Are you going out for Valentine's Day dinner this year? No?
Then you need a dessert, and I've got you covered.
I've got you really, really, really covered because this crème brûlée is embarrassingly simple, creamy, luxurious, flavorful and sexy.
That's a lot of adjectives.
I will say this, though. If you don't own a little propane blowtorch, put out a request to friends and neighbors and borrow theirs on Saturday. These little gadgets are indispensable in helping you create an evenly bronzed, glassy cap, which is really what crème brûlée is all about.
This recipe comes from the book Crème Brûlée by Lou Seibert Pappas (Chronicle Books, 2009), a local author whose other cookbooks tackle ice cream, fondue, biscotti, and crepes, all in single-subject volumes. Her sweet brûlées include those flavored simply with cappuccino, eggnog, or ginger, along with more unusual versions, like a margarita crème brûlée with tequila, curaçao, and lime.
I was, and continue to be, a bit skeptical about the second half of the book, which is devoted to savory crème brûlée, because custards with broccoli and red pepper, shrimp and tarragon, and wild rice and crab sound, frankly, yucky. (Several of the savory recipes end with the option of blowtorching either Parmesan cheese or sugar over the finished product, as though the two flavors were somehow interchangeable. Wuh?)
But the sweet one I tried -- a Catalan Cinnamon crème brûlée with so much lemon zest I was sure I'd be picking it out of my teeth for months -- knocked my socks off so hard I had to chase them halfway down the street. When I served it earlier this week, my boys closed their eyes every time they touched the spoon to their lips.
Now that, more than anything, is the sign of a good dessert.
Recipe for Catalan Cinnamon Crème Brûlée
Adapted from Crème Brûlée by Lou Seibert Pappas (Chronicle Books, 2009)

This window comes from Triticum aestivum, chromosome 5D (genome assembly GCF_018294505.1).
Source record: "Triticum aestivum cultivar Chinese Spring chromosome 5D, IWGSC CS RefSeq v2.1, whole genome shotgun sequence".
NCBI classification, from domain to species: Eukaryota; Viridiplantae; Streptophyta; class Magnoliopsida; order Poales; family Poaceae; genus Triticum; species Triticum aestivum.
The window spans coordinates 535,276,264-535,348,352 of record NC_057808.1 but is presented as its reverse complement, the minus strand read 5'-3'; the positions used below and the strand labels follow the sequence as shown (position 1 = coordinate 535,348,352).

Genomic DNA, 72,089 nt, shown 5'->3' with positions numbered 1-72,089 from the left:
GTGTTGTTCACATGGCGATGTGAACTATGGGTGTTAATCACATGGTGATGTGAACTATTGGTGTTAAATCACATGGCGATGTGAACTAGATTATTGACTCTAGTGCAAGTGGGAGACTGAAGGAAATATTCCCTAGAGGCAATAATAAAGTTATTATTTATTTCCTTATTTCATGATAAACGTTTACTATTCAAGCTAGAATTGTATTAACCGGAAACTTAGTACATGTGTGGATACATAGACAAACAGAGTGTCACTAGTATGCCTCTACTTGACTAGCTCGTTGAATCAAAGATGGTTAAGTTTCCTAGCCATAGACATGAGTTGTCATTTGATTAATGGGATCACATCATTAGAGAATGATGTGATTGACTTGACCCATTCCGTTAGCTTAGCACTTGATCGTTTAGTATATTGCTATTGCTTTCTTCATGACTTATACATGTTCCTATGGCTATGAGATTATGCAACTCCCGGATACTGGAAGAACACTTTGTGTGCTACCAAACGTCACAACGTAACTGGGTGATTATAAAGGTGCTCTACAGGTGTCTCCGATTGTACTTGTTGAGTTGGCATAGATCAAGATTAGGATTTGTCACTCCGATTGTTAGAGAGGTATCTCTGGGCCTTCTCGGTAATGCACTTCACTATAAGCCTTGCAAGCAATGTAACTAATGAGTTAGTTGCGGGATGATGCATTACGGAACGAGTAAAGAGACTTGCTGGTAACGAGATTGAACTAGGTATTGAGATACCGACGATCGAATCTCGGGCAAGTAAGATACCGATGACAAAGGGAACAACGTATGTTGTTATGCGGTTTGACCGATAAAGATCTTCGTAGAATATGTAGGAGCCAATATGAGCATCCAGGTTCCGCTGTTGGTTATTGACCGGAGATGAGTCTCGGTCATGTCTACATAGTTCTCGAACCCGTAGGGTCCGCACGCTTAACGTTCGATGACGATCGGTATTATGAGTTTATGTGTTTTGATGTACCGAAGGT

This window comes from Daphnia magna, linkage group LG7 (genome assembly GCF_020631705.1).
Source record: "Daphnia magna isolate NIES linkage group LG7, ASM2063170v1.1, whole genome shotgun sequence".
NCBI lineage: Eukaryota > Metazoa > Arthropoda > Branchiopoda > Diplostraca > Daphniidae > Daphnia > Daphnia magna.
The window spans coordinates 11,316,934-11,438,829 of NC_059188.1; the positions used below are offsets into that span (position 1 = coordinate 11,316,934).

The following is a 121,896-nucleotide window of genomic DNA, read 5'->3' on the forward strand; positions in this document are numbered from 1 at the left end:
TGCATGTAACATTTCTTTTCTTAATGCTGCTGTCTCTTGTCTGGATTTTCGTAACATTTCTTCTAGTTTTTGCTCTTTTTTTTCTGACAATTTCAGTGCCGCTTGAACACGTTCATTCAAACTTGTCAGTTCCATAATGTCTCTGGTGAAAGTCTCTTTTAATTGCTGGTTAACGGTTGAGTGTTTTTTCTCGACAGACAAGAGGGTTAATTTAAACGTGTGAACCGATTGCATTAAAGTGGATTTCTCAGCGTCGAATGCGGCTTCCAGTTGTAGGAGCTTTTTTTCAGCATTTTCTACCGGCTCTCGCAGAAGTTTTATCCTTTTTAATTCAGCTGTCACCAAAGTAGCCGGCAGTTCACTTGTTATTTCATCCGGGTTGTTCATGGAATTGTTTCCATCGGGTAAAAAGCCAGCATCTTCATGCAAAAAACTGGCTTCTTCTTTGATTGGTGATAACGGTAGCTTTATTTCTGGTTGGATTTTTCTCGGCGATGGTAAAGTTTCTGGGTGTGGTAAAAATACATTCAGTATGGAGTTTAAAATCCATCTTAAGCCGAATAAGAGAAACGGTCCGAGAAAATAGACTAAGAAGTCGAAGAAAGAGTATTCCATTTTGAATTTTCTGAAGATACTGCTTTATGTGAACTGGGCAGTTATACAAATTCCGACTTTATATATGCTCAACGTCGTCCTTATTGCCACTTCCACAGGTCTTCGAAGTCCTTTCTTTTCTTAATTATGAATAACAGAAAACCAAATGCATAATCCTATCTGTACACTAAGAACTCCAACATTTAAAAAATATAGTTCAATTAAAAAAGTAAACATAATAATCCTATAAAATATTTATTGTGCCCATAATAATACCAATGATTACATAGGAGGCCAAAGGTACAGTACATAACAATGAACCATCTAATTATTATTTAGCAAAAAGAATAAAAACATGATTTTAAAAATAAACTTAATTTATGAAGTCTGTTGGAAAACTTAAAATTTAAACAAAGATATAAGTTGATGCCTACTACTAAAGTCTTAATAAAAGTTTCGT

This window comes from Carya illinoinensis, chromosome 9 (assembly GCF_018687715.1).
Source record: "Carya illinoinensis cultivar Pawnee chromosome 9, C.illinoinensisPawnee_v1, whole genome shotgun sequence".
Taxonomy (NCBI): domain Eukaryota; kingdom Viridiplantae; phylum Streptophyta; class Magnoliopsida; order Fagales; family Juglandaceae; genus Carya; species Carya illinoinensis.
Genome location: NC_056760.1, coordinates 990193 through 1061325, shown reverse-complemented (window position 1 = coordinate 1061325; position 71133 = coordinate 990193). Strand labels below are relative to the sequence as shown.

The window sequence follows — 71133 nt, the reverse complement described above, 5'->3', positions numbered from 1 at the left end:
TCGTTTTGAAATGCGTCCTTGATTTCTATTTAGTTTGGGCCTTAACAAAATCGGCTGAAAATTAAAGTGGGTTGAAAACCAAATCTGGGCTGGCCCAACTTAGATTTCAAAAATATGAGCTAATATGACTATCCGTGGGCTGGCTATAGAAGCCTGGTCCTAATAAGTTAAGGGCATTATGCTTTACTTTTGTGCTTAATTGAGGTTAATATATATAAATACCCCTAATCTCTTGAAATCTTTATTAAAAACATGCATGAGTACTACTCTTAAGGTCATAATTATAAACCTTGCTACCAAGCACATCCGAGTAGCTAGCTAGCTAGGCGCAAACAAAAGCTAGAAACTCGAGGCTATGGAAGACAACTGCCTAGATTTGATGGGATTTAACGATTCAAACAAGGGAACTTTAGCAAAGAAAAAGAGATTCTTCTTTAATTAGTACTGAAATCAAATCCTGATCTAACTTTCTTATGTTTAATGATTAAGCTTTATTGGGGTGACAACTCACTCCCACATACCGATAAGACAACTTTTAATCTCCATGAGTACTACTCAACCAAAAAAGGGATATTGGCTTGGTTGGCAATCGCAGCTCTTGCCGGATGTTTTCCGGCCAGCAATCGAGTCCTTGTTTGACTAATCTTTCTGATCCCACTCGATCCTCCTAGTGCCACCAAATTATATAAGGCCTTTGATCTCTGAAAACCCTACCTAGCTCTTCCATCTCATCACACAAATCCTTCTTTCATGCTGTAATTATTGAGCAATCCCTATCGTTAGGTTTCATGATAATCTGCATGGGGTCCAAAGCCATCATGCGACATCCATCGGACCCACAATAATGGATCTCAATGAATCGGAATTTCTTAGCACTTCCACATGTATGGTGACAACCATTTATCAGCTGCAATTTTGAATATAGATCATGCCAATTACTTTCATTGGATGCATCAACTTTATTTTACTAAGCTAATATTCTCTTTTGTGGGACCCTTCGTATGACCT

The author states this yields 6 "standard size" servings, but with my traditional crème brûlée dishes (4-3/4"-diameter, 5 ounces each), I only had enough custard for 5. That said, I wished I had made 100 because we would have eaten them all quite happily.
Makes 5 or 6, depending on the size of your dishes
1-1/2 cups heavy cream
1/2 cup half-and-half
1 cinnamon stick
1/4 teaspoon freshly grated nutmeg (it really does make a difference)
2 tablespoons grated lemon zest
6 large egg yolks (save the whites in the fridge -- I'll tell you what to do with them soon)
1/3 cup sugar, plus 5 tablespoons for topping
Preheat the oven to 275 degrees.
In a medium saucepan, heat the cream, half-and-half, cinnamon stick, nutmeg and zest over medium heat until small bubbles break along the edges of the pan. Remove from heat and let cool to room temperature.
Set a kettle full of water to boil, then remove from heat as well.
Meanwhile, whisk the egg yolks for as long as you can without getting tired. (The original recipe says to whisk them until they're pale, but my wrists gave out far earlier with no ill results.) Then whisk in the 1/3 cup sugar until dissolved.
Discard the cinnamon stick, then whisk the cooled cream into the egg mixture.
Place the crème brûlée dishes in a large baking pan (I used two). Divide the custard among the dishes, then place the baking pans, one by one, on the open oven door. Use the kettle to fill the baking pans with water until the water level reaches halfway up the sides of the custard dishes. Do not overfill, or the water might seep into the custard.
Bake 35 to 40 minutes, or until the custards are set. Remove from the water, cool to room temperature, and refrigerate until very cold, at least 2 hours.
Just before serving, sprinkle each custard with 1 tablespoon of sugar. Shake the dish slightly or give it a little bang on the counter to disburse the sugar evenly. Use a hand-held blowtorch to caramelize the sugar until it's evenly bronzed. (Go slowly.) Serve immediately.